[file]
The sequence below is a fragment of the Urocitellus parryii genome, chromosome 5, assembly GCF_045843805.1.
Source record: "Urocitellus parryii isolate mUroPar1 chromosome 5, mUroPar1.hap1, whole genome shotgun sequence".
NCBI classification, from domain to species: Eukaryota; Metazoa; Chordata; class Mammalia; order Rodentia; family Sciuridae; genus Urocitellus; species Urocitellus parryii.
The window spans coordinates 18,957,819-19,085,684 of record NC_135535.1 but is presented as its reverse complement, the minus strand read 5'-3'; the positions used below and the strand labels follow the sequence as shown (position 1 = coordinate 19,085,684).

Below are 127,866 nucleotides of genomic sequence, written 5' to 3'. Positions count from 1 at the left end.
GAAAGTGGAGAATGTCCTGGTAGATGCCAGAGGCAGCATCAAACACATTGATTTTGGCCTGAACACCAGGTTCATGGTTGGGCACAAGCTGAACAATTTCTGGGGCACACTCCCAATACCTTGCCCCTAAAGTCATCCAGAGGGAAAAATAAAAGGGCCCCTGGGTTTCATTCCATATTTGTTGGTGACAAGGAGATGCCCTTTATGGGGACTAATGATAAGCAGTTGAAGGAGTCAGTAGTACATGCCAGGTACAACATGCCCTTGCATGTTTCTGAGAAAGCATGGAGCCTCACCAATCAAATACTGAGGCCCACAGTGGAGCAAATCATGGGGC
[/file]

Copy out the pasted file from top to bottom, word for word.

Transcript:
The sequence below is a fragment of the Urocitellus parryii genome, chromosome 5, assembly GCF_045843805.1.
Source record: "Urocitellus parryii isolate mUroPar1 chromosome 5, mUroPar1.hap1, whole genome shotgun sequence".
NCBI classification, from domain to species: Eukaryota; Metazoa; Chordata; class Mammalia; order Rodentia; family Sciuridae; genus Urocitellus; species Urocitellus parryii.
The window spans coordinates 18,957,819-19,085,684 of record NC_135535.1 but is presented as its reverse complement, the minus strand read 5'-3'; the positions used below and the strand labels follow the sequence as shown (position 1 = coordinate 19,085,684).

Below are 127,866 nucleotides of genomic sequence, written 5' to 3'. Positions count from 1 at the left end.
GAAAGTGGAGAATGTCCTGGTAGATGCCAGAGGCAGCATCAAACACATTGATTTTGGCCTGAACACCAGGTTCATGGTTGGGCACAAGCTGAACAATTTCTGGGGCACACTCCCAATACCTTGCCCCTAAAGTCATCCAGAGGGAAAAATAAAAGGGCCCCTGGGTTTCATTCCATATTTGTTGGTGACAAGGAGATGCCCTTTATGGGGACTAATGATAAGCAGTTGAAGGAGTCAGTAGTACATGCCAGGTACAACATGCCCTTGCATGTTTCTGAGAAAGCATGGAGCCTCACCAATCAAATACTGAGGCCCACAGTGGAGCAAATCATGGGGC